World Cup profit can help Celts stand on own feet

Rugby Football League chief executive Nigel Wood insists it is now time for the international game to help advance the cause of the Celtic nations.

Nigel Wood

The governing body came in for some heavy criticism after they withdrew the funding for Scotland, Wales and Ireland during the World Cup.

Scotland, in particular, went on the offensive, making the news public in the hours before their shock quarter-final date with holders New Zealand at Headingley.

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They had provided one of the stories of the tournament after defying the odds to reach the last eight for the first time and – just as they were hoping to build on their progress – were understandably upset when learning their funding would end.

However, Wood maintains that the RFL – who have suffered their own financial cuts of late – can no longer be held responsible for the Celtic nations’ development.

“The RFL has been very committed to the international game, putting a lot of energy, effort and resources into trying to bring the Celtic nations up to a set standard,” he told the Yorkshire Post.

“And that’s because, with the greatest respect, the RLIF (Rugby League International Federation) has not been capable of doing that.

“You have to stand locus parentis from the International Federation and part and parcel of the objectives of the World Cup was to give some resource to them to say you need to start taking responsibility for international development.”

Organisers are yet to announce how much profit was made from the Rugby League World Cup, but it is expected to be around £4m.

It will be the decision of the RLIF how best to invest that back into the game, but Wood says they must now be the port of call for the three nations.

“Let’s be really clear about this,” he continued.

“The RFL has spent 10 years pump-priming Scotland, Ireland and Wales to a position where they can compete at a World Cup and we’ve done that in place of the International Federation, who haven’t had the resources to do that job properly.

“Part of Scotland’s development means they are now full members of the International Federation in their own right and that is now the organisation they need to look towards for their development plan.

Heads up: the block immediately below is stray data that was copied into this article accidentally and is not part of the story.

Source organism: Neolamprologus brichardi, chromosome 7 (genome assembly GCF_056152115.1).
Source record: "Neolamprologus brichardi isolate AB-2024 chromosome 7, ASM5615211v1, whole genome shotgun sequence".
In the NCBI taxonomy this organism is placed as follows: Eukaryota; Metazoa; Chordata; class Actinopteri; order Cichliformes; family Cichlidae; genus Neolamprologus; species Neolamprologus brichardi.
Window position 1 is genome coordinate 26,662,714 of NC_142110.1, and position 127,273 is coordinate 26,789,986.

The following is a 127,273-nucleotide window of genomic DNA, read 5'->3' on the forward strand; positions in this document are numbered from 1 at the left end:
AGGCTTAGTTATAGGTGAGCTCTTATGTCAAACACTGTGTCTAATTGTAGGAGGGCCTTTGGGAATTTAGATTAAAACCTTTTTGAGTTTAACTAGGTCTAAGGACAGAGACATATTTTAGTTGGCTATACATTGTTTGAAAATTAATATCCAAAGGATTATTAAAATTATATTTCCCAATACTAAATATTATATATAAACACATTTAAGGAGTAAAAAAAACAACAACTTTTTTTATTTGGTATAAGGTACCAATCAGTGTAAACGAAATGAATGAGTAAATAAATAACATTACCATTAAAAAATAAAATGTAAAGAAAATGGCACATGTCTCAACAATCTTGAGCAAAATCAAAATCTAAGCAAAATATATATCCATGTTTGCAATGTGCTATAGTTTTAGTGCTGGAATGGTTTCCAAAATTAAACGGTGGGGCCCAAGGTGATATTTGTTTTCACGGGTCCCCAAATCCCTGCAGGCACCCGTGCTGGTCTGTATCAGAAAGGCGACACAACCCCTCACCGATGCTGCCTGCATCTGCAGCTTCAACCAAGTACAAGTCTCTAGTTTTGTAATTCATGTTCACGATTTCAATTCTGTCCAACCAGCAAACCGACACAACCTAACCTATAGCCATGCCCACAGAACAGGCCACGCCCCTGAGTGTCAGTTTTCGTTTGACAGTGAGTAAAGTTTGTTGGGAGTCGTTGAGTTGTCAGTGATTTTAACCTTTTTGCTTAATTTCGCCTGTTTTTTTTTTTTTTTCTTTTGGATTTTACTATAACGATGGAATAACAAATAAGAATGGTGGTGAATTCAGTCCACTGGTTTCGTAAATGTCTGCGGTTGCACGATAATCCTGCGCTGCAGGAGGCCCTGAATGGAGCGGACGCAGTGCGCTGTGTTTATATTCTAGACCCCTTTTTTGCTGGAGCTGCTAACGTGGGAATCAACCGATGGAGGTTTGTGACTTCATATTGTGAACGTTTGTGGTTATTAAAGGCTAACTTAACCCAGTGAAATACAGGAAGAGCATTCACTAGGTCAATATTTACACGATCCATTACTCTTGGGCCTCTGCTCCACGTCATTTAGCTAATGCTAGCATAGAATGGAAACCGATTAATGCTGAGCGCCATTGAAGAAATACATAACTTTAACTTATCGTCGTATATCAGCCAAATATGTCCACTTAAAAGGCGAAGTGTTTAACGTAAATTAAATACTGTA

“The RFL position has been an entirely appropriate one of nurturing Ireland, Scotland and Wales to a position where, if you like, they are developed enough to be members in their own right and then to put a World Cup on that gives some money to the RLIF to say now it’s your responsibility to take these jobs on.

“It’s our responsibility to run our domestic leagues.

“Without peering into other sports, you wouldn’t see Twickenham worrying too much about what development was taking place in Wales, Scotland or Ireland.

“You’d expect the IRB (International Rugby Board) to have a perspective about where development needs to take place and how to resource that.

“That’s the right organisation to take responsibility.”

Clearly, if the international game is to develop further and not be restricted to the big three of Australia, New Zealand and England it is imperative that Scotland’s relative success in the recent tournament – and that of the likes of Italy and the United States – is not left as a glorious one-off.

Meanwhile, the RLIF, where Wood also sits as vice-chairman, are set to announce in the new year who will host the next World Cup in 2017.

Two bids were put forward in November, a joint effort from the Australian and New Zealand Rugby League plus one from South Africa.

Awarding it to South Africa – uncharted territory for the professional game – would obviously help spread the sport globally.

But it could be a financial risk with the RLIF more likely to make a sizeable profit by staging it in on familiar ground Down Under.